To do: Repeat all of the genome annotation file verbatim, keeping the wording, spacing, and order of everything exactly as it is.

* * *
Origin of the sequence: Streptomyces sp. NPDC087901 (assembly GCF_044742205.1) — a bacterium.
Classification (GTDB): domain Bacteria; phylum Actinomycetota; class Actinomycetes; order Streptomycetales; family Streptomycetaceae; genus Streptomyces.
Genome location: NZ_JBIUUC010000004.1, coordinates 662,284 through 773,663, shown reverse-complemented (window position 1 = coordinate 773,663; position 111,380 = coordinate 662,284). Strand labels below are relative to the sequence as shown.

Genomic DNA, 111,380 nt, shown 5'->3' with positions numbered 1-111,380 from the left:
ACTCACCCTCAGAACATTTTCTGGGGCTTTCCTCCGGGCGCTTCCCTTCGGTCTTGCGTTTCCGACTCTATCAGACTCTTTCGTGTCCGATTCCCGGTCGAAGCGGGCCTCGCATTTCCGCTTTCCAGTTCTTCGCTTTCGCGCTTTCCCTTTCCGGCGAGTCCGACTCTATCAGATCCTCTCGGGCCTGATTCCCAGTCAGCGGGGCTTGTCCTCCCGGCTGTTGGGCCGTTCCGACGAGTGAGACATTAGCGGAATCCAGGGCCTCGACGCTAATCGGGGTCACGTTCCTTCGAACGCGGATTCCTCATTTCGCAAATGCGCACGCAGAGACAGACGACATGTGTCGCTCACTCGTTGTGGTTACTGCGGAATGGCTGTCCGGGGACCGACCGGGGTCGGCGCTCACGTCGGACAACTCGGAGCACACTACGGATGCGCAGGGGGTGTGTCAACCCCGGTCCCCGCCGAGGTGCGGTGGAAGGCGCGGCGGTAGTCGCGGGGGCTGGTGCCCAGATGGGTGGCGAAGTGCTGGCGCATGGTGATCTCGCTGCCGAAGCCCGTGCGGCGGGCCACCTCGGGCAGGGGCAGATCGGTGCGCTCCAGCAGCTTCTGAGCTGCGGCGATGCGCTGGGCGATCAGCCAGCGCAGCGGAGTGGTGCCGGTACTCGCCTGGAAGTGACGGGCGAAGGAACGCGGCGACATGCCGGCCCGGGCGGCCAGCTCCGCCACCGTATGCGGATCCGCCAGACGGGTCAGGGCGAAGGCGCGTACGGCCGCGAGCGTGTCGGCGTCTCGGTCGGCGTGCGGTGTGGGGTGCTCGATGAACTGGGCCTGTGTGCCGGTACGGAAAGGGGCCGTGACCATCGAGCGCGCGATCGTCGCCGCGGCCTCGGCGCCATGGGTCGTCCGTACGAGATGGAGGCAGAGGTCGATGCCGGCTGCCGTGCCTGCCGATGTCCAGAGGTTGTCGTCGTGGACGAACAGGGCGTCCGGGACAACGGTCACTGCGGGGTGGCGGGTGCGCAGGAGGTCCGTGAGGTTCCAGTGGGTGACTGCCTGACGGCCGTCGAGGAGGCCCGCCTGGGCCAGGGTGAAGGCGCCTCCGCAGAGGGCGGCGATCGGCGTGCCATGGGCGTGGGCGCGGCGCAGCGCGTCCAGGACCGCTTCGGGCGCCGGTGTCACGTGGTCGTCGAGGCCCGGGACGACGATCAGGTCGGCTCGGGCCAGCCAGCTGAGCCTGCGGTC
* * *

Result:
Origin of the sequence: Streptomyces sp. NPDC087901 (assembly GCF_044742205.1) — a bacterium.
Classification (GTDB): domain Bacteria; phylum Actinomycetota; class Actinomycetes; order Streptomycetales; family Streptomycetaceae; genus Streptomyces.
Genome location: NZ_JBIUUC010000004.1, coordinates 662,284 through 773,663, shown reverse-complemented (window position 1 = coordinate 773,663; position 111,380 = coordinate 662,284). Strand labels below are relative to the sequence as shown.

Genomic DNA, 111,380 nt, shown 5'->3' with positions numbered 1-111,380 from the left:
ACTCACCCTCAGAACATTTTCTGGGGCTTTCCTCCGGGCGCTTCCCTTCGGTCTTGCGTTTCCGACTCTATCAGACTCTTTCGTGTCCGATTCCCGGTCGAAGCGGGCCTCGCATTTCCGCTTTCCAGTTCTTCGCTTTCGCGCTTTCCCTTTCCGGCGAGTCCGACTCTATCAGATCCTCTCGGGCCTGATTCCCAGTCAGCGGGGCTTGTCCTCCCGGCTGTTGGGCCGTTCCGACGAGTGAGACATTAGCGGAATCCAGGGCCTCGACGCTAATCGGGGTCACGTTCCTTCGAACGCGGATTCCTCATTTCGCAAATGCGCACGCAGAGACAGACGACATGTGTCGCTCACTCGTTGTGGTTACTGCGGAATGGCTGTCCGGGGACCGACCGGGGTCGGCGCTCACGTCGGACAACTCGGAGCACACTACGGATGCGCAGGGGGTGTGTCAACCCCGGTCCCCGCCGAGGTGCGGTGGAAGGCGCGGCGGTAGTCGCGGGGGCTGGTGCCCAGATGGGTGGCGAAGTGCTGGCGCATGGTGATCTCGCTGCCGAAGCCCGTGCGGCGGGCCACCTCGGGCAGGGGCAGATCGGTGCGCTCCAGCAGCTTCTGAGCTGCGGCGATGCGCTGGGCGATCAGCCAGCGCAGCGGAGTGGTGCCGGTACTCGCCTGGAAGTGACGGGCGAAGGAACGCGGCGACATGCCGGCCCGGGCGGCCAGCTCCGCCACCGTATGCGGATCCGCCAGACGGGTCAGGGCGAAGGCGCGTACGGCCGCGAGCGTGTCGGCGTCTCGGTCGGCGTGCGGTGTGGGGTGCTCGATGAACTGGGCCTGTGTGCCGGTACGGAAAGGGGCCGTGACCATCGAGCGCGCGATCGTCGCCGCGGCCTCGGCGCCATGGGTCGTCCGTACGAGATGGAGGCAGAGGTCGATGCCGGCTGCCGTGCCTGCCGATGTCCAGAGGTTGTCGTCGTGGACGAACAGGGCGTCCGGGACAACGGTCACTGCGGGGTGGCGGGTGCGCAGGAGGTCCGTGAGGTTCCAGTGGGTGACTGCCTGACGGCCGTCGAGGAGGCCCGCCTGGGCCAGGGTGAAGGCGCCTCCGCAGAGGGCGGCGATCGGCGTGCCATGGGCGTGGGCGCGGCGCAGCGCGTCCAGGACCGCTTCGGGCGCCGGTGTCACGTGGTCGTCGAGGCCCGGGACGACGATCAGGTCGGCTCGGGCCAGCCAGCTGAGCCTGCGGTC